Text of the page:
UAE retail sector must assess impact of VAT on their operating models

KPMG in the UAE held a retail-focused VAT seminar for clients and industry stakeholders to offer

UAE retail sector must assess impact of VAT on their operating models
19 April 2016
· VAT, being a tax on every transaction involving goods and services, will have a significant impact on retail firms

· Firms need to revisit supply chain arrangements and upgrade points of sale systems

· Decision needs to be taken on how much of the VAT costs could be passed on to consumers

Dubai: Family businesses and retail firms in the UAE will need to analyse their operating models and supply chains to assess the impact of proposed tax regimes ahead of the expected implementation of value added tax in the coming years, as discussed at a KPMG Tax conference today at the Capitol Club.

KPMG in the UAE held a retail-focused VAT seminar for clients and industry stakeholders to offer insights into how VAT might affect supply chain arrangements, financial systems, transition periods, end customer pricing and other relevant areas. Retail businesses in the UAE - and across the GCC - must assess the impact of VAT, not only to be compliant with the proposed regime, but also to identify and exploit efficiencies when reviewing their business models. Over 50key stakeholders from the retail community attended the event.

Other key recommendations include continually monitoring tax developments and updates, assessing the financial impact of VAT on their business models, internally reviewing financial systems to assess overall tax readiness, upgrading points of sale systems to capture VAT-related information, determining intra-group transactions and dependencies and re-visiting contract clauses dealing with price and taxes.

"While VAT will affect all organizations across the GCC, it will have a particularly significant impact on retail businesses in the region, especially the food and beverage segment, where there could be a mix of exempt, zero rated and non-exempt items," said Nilesh Ashar, Partner - Head of Tax, KPMG in the UAE.

Kok Shang Lam, a partner with KPMG in Singapore an expert in Goods and Services Tax (GST) implementation in Malaysia, explained: "VAT is not a tax on profit; it's a tax on transactions.  It impacts your supply chain end-to-end. Every transaction going through the business - be it inter-company, with employees or end customers - is liable to VAT.  As a result, VAT can significantly affect cash flow. Also, VAT management is not just the responsibility of the in-house finance team. The taxing decision is determined when a transaction is triggered, and that usually happens outside the finance team."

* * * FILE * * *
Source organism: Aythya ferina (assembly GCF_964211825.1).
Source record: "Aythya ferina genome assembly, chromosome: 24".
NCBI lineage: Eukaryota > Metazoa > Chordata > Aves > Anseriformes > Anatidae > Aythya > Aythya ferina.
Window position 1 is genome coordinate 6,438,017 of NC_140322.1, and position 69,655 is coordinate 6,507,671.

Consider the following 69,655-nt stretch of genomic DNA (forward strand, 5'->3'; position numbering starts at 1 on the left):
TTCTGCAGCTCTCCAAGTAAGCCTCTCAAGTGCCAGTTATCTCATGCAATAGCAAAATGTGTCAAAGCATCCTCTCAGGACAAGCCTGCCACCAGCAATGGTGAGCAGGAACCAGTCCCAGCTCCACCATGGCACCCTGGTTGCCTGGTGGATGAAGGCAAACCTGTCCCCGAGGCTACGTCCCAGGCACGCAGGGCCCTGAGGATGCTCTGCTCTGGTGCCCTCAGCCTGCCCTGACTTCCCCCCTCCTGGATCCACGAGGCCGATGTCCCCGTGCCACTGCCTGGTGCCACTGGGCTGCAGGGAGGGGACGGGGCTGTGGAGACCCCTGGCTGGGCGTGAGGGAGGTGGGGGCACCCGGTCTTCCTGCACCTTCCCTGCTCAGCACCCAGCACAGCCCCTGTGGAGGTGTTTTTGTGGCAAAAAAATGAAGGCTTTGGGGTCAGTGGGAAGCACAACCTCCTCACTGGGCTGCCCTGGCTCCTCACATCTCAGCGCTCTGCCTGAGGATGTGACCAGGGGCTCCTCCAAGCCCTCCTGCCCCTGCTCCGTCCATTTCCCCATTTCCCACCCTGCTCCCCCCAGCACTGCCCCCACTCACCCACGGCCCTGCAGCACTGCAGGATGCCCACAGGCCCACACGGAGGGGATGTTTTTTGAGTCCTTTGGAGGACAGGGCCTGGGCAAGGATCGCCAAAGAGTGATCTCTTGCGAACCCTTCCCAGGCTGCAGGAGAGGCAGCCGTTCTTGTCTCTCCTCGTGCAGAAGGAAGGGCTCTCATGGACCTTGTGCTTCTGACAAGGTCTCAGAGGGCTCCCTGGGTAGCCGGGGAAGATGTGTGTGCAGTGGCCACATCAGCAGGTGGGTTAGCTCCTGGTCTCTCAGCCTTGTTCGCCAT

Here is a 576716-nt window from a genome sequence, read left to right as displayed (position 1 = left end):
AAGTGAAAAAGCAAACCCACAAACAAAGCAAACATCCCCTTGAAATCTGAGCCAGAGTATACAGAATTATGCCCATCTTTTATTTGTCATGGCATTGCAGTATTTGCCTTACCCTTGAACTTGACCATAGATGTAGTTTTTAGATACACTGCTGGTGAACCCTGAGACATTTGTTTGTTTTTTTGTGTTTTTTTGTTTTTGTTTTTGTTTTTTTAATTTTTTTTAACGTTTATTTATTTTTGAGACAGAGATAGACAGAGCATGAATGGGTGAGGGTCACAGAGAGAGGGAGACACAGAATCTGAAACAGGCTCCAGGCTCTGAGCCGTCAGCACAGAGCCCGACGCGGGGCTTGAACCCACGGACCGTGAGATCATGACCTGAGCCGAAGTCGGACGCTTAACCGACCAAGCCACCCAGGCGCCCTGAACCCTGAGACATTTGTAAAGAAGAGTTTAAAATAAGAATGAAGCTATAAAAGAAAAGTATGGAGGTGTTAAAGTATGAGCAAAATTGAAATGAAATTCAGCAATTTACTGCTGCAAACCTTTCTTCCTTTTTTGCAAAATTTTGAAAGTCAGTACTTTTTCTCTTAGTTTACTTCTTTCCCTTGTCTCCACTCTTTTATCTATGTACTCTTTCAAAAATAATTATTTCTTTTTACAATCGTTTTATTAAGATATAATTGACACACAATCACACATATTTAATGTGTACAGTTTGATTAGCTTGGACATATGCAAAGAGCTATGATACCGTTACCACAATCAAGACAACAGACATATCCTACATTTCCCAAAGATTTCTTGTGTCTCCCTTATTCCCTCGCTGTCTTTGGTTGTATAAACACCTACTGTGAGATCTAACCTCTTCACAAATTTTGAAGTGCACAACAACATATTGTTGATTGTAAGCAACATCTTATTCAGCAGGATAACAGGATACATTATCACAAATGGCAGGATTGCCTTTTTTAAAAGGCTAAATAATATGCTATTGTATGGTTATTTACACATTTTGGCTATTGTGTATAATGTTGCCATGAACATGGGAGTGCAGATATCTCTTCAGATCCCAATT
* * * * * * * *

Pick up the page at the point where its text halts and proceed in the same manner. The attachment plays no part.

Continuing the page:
The International Monetary Fund and the World Bank have held on-going talks with Gulf nations since early 2000 to persuade them to reduce subsidies and boost revenues through alternative sources such as a federal corporate tax or VAT. Earlier this year, UAE Ministry of Finance officials were quoted in the media as saying that the government aimed to introduce a 5% VAT regime from January 2018, and also outlined a policy to exempt over 90 food items, as well as the healthcare and education sectors.

Companies will have to ensure business functions, such as finance, legal and IT, are fully compliant with VAT laws, and change their operating models and supply chains to manage profit margins.

"Businesses may choose to pass on the entire burden of VAT cost to consumers or they may try to absorb some or the entire VAT burden - at least for the first year," said Ashok Hariharan, Head of Tax at KPMG Lower Gulf.

Retail firms with centralised cross-GCC procurement systems will need to calculate how VAT - which is intended to be a GCC tax - might impact their businesses, particularly if the tax is not introduced simultaneously across the GCC.

Companies may have to upgrade their enterprise resource planning and financial systems to map all elements of the tax chain, including collecting VAT from customers, recording VAT input credit on purchases, agreeing exemptions and rebates, and paying collected VAT revenue to the government. 

"As soon as the VAT law is announced, companies will need to assess the impact across the business, including operating models and IT systems, as well as training their front and back office staff.  Companies should start - now - identifying and allocating resources to implement changes to their business models and processes," concludes Ashar.


About KPMG
KPMG is a global network of professional firms providing audit, tax and advisory services. We operate in 155 countries and have more than 174,000 people working in member firms around the world. The independent member firms of the KPMG network are affiliated with KPMG International Cooperative ("KPMG International"), a Swiss entity. Each KPMG firm is a legally distinct and separate entity and describes itself as such.

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© Press Release 2016

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